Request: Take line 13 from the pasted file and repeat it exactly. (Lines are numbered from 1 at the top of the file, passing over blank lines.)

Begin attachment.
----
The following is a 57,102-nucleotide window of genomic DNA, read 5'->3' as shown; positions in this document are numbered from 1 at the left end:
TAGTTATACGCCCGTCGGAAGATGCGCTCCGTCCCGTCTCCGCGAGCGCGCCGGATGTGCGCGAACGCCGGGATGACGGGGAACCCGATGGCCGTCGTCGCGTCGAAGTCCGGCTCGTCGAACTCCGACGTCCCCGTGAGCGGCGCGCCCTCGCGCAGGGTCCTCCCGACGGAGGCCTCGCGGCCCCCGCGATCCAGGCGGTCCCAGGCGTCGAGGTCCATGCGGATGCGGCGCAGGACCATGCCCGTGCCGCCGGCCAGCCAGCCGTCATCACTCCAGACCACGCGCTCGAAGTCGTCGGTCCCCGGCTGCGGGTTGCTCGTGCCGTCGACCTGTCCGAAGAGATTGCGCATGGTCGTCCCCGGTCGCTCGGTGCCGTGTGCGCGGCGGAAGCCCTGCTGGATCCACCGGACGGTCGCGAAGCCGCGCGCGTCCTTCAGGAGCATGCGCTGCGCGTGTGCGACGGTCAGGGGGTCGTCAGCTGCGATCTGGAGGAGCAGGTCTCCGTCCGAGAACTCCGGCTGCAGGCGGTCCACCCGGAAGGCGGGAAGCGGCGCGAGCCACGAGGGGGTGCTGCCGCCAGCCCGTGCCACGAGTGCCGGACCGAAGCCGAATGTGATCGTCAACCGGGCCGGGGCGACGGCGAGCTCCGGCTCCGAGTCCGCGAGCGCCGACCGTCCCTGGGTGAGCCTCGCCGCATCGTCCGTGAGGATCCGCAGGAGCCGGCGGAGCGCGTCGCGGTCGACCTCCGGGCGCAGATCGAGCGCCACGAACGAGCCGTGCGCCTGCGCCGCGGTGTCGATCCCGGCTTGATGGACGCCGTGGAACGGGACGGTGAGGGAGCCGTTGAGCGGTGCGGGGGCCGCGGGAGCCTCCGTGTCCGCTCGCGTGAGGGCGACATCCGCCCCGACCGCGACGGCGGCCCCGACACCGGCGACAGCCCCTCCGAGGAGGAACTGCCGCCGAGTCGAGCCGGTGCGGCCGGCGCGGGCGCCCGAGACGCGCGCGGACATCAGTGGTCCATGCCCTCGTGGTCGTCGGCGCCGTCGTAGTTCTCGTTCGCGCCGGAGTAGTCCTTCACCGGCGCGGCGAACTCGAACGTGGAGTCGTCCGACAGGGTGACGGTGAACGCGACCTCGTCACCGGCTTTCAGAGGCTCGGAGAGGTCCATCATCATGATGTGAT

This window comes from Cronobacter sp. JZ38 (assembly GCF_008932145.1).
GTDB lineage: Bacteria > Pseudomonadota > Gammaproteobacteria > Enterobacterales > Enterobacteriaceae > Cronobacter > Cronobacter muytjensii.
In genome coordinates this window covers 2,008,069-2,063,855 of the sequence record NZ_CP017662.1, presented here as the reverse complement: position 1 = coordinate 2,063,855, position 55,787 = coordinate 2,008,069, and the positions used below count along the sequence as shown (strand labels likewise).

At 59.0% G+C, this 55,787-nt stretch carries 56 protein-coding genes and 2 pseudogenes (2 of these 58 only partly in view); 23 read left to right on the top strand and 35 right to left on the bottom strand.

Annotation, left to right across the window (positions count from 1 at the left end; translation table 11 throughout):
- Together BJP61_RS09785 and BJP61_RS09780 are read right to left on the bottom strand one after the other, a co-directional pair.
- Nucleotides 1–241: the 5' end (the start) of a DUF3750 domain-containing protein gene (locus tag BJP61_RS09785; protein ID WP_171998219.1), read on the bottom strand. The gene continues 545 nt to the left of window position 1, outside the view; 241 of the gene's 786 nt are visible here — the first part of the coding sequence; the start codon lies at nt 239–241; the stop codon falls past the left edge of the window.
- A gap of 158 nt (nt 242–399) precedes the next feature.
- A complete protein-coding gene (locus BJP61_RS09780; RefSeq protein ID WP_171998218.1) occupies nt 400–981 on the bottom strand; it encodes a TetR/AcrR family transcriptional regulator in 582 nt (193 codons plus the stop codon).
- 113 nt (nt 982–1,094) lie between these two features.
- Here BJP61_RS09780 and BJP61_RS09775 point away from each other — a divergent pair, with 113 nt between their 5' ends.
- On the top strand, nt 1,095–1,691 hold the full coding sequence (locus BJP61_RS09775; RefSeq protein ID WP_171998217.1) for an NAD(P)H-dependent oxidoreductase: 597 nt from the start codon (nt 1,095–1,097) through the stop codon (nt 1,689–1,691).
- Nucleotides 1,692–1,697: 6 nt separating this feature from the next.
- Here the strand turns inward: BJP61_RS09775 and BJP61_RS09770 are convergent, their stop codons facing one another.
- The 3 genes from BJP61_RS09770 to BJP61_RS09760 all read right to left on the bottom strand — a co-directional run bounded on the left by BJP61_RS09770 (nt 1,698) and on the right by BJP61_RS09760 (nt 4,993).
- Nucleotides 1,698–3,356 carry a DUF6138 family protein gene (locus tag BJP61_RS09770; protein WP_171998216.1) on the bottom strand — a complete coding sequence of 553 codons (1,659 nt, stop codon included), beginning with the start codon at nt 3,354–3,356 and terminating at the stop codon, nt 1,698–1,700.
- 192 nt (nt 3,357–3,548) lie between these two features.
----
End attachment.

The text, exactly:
- Here BJP61_RS09780 and BJP61_RS09775 point away from each other — a divergent pair, with 113 nt between their 5' ends.